Dead or Alive 5: Last Round is a fantastic victory lap for the fifth generation of the series, offering an extremely impressive lineup of fighters, costumes, and stages that will provide endless fun in both single player or with friends.
Despite the creaks and cracks of the franchise beginning to show, Dead or Alive 5: Last Round is a solid and content-rich debut for the series on current-generation consoles.
Outside of a few issues though Dead or Alive 5: Last Round is still a super enjoyable fighting game. There is a superb amount of content, and for those not wanting to invest fully, Core Fighters is a great alternative to check out what it has to offer.
Dead or Alive 5: Last Round is a good re-release of the original experience on the PS4. It manages to keep the trademark low barrier of entry and complexity, but it still offers plenty of depth for fighting game fans. Even if it advertises its DLC a lot, and the titillating physics aren't to everyone's taste, you can have a lot of fun with the new title.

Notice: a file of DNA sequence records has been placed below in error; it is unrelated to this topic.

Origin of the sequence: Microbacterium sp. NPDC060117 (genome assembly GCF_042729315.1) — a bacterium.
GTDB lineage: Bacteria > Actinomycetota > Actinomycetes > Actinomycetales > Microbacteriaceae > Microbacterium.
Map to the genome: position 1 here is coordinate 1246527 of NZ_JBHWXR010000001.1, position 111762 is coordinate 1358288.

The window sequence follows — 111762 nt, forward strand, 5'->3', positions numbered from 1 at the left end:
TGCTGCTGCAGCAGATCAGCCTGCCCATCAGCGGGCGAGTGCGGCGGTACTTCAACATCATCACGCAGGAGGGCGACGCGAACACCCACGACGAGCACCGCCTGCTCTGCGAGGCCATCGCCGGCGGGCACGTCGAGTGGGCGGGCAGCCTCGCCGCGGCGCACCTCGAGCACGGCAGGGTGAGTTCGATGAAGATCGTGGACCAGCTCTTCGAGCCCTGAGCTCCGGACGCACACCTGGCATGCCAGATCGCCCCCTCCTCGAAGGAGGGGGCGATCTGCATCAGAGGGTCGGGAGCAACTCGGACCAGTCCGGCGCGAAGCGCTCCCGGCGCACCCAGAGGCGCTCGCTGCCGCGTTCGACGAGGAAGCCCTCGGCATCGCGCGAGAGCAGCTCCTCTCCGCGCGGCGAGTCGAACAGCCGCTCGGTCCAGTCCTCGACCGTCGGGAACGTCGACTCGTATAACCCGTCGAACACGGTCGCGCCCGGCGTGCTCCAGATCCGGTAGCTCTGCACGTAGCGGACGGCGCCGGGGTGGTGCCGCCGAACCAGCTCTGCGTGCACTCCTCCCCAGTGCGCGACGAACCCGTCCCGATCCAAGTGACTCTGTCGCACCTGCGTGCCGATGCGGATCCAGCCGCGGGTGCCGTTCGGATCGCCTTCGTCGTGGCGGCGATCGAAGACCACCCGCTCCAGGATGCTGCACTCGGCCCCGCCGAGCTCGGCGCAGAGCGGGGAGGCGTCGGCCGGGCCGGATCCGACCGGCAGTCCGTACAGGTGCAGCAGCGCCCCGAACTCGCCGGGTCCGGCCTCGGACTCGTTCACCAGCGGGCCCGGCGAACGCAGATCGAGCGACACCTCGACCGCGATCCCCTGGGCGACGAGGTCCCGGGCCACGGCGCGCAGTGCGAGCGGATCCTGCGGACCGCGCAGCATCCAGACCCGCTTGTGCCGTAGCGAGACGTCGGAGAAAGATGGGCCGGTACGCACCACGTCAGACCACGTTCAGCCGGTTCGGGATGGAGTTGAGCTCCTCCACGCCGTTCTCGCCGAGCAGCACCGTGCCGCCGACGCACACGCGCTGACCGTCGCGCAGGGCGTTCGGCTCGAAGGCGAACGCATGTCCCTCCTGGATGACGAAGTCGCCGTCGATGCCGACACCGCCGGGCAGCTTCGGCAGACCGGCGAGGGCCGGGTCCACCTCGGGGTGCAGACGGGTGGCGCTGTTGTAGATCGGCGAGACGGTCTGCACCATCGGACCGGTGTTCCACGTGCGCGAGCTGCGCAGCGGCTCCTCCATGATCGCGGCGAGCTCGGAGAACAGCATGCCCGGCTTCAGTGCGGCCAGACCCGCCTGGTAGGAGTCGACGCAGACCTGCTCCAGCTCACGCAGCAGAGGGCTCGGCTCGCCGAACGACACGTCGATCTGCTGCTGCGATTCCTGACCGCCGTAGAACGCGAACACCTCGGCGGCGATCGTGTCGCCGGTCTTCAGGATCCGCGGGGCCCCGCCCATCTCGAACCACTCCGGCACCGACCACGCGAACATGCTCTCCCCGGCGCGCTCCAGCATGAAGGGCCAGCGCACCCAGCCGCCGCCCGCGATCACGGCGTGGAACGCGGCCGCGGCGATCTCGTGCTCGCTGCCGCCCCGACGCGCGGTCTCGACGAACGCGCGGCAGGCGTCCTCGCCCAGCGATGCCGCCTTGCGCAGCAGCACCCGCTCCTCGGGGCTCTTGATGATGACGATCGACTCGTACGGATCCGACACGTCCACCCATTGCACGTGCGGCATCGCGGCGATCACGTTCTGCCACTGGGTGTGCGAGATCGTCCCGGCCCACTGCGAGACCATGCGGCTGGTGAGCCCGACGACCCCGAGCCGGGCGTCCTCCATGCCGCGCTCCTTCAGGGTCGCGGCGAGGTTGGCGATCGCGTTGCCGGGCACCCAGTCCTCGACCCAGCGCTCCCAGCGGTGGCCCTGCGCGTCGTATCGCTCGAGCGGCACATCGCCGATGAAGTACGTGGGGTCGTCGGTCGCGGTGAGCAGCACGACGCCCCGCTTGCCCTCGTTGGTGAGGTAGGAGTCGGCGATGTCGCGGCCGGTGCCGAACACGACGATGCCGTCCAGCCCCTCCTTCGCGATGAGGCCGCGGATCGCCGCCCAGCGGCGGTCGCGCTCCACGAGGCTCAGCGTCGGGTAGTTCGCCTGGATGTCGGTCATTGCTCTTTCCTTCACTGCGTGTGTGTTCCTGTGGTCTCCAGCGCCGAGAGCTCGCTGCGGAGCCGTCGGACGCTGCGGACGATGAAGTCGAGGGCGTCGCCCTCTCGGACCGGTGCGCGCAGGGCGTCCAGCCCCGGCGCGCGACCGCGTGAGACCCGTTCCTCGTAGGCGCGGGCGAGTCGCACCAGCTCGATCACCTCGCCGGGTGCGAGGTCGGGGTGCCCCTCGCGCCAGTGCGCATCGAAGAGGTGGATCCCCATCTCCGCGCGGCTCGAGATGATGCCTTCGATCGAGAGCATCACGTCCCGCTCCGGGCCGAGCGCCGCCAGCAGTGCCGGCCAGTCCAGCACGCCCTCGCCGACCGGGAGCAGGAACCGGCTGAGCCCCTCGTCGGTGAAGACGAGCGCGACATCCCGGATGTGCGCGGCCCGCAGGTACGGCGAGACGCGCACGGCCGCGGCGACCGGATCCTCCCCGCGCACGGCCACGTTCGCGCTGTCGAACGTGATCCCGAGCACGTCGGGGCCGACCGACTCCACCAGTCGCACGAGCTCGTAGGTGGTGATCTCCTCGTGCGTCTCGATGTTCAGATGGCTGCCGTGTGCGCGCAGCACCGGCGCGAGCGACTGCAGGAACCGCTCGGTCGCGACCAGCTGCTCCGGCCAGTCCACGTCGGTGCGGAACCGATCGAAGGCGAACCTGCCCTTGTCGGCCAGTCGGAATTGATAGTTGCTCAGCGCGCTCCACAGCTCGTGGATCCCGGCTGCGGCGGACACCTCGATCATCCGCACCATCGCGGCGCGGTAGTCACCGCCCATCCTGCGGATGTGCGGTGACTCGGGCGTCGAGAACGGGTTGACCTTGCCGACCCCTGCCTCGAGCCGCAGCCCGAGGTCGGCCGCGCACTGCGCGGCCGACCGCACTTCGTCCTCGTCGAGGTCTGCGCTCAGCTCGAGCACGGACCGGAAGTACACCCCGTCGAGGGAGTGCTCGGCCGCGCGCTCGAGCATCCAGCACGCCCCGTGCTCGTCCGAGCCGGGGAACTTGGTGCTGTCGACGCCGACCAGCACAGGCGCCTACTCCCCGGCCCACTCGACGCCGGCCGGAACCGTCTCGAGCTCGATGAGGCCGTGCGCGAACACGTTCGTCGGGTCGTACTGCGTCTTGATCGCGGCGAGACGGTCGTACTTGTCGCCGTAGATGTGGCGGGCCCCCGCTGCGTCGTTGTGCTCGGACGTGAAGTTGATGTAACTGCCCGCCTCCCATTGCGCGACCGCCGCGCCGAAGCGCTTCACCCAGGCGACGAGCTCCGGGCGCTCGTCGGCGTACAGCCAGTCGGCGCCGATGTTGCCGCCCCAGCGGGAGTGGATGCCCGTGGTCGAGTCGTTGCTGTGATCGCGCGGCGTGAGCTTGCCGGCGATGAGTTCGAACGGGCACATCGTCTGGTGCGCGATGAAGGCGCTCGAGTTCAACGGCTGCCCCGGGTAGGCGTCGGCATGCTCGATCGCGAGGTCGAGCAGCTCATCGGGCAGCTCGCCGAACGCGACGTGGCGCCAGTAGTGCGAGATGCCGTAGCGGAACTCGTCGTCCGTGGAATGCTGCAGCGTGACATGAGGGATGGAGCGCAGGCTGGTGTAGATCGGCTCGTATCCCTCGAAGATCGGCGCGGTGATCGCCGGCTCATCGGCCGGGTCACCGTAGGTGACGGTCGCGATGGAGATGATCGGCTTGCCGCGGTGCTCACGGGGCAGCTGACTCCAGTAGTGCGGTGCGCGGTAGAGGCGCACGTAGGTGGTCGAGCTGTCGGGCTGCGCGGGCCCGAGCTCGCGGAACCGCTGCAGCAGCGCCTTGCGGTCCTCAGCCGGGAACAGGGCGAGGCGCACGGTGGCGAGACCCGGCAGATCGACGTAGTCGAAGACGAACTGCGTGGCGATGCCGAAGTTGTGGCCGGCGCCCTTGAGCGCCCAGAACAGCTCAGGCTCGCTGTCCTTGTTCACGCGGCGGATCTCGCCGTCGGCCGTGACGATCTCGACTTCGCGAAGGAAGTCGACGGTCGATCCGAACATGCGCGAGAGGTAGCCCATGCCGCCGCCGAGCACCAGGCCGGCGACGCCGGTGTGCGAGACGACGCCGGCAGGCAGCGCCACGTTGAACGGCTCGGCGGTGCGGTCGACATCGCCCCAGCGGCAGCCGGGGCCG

Overall Last Round is a good example of a solid current-gen remaster; the final edition of Dead or Alive 5 offers enhanced visuals, plenty of DLC, new content while maintaining what was great about the original.
Frustrating difficulty spikes in some modes. The sheer, blatant fanservice will no doubt turn some people off. The Xbox One version currently suffers from a number of technical issues.
I'm glad to see the DOA series come to PC, but this port is a bit shaky at launch. The core gameplay is good, but no online play (for about three months when a patch comes out), a mixed graphical presentation, and other oddities make this hard to recommend right now -- might be best to give it some time to simmer.